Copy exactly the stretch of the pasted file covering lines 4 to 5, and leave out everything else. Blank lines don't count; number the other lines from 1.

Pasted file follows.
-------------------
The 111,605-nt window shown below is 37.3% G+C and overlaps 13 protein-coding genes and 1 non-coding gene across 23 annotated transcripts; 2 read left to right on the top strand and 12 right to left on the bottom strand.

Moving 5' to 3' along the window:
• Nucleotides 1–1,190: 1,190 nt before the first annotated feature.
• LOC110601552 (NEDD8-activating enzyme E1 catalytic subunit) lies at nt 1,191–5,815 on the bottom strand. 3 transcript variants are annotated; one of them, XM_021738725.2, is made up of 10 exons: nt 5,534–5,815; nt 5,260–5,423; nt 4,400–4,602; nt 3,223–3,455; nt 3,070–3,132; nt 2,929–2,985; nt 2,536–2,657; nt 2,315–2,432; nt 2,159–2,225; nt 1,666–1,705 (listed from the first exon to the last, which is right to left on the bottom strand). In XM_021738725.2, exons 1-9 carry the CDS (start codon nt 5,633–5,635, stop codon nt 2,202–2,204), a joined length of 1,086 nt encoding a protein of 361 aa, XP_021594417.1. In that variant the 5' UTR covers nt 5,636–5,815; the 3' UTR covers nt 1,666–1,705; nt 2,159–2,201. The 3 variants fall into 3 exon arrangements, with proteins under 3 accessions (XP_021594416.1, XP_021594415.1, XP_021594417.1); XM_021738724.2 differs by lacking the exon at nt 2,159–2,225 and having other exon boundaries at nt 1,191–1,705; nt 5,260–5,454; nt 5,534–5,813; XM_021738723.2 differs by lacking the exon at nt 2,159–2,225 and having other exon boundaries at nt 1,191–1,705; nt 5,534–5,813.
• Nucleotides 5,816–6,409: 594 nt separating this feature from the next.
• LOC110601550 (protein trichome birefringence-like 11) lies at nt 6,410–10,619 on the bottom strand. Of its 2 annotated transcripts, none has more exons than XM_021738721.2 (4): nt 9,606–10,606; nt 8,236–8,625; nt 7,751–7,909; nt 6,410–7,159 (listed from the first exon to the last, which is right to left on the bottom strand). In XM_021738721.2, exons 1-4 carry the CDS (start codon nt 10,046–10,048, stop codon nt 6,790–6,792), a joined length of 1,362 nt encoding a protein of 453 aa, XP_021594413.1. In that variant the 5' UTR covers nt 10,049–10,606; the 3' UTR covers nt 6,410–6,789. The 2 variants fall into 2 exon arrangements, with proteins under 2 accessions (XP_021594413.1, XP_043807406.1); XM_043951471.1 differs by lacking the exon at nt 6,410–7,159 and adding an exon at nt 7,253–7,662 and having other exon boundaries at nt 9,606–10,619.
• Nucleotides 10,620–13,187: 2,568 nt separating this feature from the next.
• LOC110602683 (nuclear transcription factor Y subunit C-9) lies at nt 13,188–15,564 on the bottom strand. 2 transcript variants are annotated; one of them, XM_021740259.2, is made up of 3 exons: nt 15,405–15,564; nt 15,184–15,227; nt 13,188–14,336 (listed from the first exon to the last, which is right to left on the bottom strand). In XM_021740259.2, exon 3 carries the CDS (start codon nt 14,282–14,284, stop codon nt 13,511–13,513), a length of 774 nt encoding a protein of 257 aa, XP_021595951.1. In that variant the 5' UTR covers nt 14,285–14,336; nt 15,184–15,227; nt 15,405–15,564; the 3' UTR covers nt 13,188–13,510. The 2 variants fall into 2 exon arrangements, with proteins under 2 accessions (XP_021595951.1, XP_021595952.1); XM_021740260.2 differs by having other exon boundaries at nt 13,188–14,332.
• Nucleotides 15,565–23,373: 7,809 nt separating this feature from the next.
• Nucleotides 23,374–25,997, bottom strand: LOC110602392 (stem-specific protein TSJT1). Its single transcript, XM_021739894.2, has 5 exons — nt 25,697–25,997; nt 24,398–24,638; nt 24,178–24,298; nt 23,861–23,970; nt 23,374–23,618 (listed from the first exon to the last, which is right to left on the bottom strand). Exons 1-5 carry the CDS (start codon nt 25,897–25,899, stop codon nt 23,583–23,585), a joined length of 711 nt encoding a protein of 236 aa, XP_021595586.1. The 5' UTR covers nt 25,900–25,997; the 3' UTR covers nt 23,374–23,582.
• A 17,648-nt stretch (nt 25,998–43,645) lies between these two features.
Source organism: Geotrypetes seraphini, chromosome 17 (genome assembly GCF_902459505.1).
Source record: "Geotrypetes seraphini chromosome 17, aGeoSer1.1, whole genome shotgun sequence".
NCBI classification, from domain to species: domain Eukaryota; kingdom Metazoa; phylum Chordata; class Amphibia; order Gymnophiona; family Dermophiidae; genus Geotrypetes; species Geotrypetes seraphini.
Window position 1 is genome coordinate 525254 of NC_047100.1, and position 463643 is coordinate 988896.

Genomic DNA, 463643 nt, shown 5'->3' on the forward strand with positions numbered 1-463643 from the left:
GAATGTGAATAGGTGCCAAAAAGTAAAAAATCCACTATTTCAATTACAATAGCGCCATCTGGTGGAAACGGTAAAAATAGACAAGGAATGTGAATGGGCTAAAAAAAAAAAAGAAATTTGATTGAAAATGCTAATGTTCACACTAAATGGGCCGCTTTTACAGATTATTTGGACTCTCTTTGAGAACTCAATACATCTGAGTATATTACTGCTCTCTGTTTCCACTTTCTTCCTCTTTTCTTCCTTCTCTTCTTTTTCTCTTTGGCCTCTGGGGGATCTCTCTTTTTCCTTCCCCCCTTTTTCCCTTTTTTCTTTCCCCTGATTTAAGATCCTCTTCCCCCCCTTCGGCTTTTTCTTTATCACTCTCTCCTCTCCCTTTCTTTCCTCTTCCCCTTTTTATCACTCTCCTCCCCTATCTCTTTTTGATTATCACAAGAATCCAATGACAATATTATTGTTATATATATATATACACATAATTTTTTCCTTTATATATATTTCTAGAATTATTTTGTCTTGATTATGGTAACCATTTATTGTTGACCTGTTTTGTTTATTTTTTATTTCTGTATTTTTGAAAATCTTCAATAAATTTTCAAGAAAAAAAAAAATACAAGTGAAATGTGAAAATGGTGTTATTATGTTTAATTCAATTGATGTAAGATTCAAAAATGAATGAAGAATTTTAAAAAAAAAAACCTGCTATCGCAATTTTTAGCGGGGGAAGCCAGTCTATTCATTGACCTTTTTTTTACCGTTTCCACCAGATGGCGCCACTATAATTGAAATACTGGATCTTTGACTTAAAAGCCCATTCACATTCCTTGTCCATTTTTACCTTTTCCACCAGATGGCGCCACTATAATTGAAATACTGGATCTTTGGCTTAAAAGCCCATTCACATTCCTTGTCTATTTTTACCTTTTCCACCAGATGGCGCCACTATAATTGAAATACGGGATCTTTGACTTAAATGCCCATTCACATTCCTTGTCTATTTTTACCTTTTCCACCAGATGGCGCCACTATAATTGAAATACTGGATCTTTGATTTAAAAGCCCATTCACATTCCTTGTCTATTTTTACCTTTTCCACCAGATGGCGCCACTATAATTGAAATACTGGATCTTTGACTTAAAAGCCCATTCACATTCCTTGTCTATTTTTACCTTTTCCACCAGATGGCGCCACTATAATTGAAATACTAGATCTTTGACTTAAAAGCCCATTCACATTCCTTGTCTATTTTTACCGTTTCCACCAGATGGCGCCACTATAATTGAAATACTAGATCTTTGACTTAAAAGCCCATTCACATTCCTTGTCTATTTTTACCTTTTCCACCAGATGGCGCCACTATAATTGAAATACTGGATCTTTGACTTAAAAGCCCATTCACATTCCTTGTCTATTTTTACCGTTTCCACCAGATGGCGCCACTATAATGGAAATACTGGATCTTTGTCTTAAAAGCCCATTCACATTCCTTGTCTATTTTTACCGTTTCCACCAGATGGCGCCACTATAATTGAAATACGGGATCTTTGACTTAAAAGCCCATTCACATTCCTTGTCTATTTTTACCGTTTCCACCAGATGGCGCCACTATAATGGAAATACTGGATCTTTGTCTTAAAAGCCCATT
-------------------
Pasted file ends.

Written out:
• LOC110601552 (NEDD8-activating enzyme E1 catalytic subunit) lies at nt 1,191–5,815 on the bottom strand. 3 transcript variants are annotated; one of them, XM_021738725.2, is made up of 10 exons: nt 5,534–5,815; nt 5,260–5,423; nt 4,400–4,602; nt 3,223–3,455; nt 3,070–3,132; nt 2,929–2,985; nt 2,536–2,657; nt 2,315–2,432; nt 2,159–2,225; nt 1,666–1,705 (listed from the first exon to the last, which is right to left on the bottom strand). In XM_021738725.2, exons 1-9 carry the CDS (start codon nt 5,633–5,635, stop codon nt 2,202–2,204), a joined length of 1,086 nt encoding a protein of 361 aa, XP_021594417.1. In that variant the 5' UTR covers nt 5,636–5,815; the 3' UTR covers nt 1,666–1,705; nt 2,159–2,201. The 3 variants fall into 3 exon arrangements, with proteins under 3 accessions (XP_021594416.1, XP_021594415.1, XP_021594417.1); XM_021738724.2 differs by lacking the exon at nt 2,159–2,225 and having other exon boundaries at nt 1,191–1,705; nt 5,260–5,454; nt 5,534–5,813; XM_021738723.2 differs by lacking the exon at nt 2,159–2,225 and having other exon boundaries at nt 1,191–1,705; nt 5,534–5,813.
• Nucleotides 5,816–6,409: 594 nt separating this feature from the next.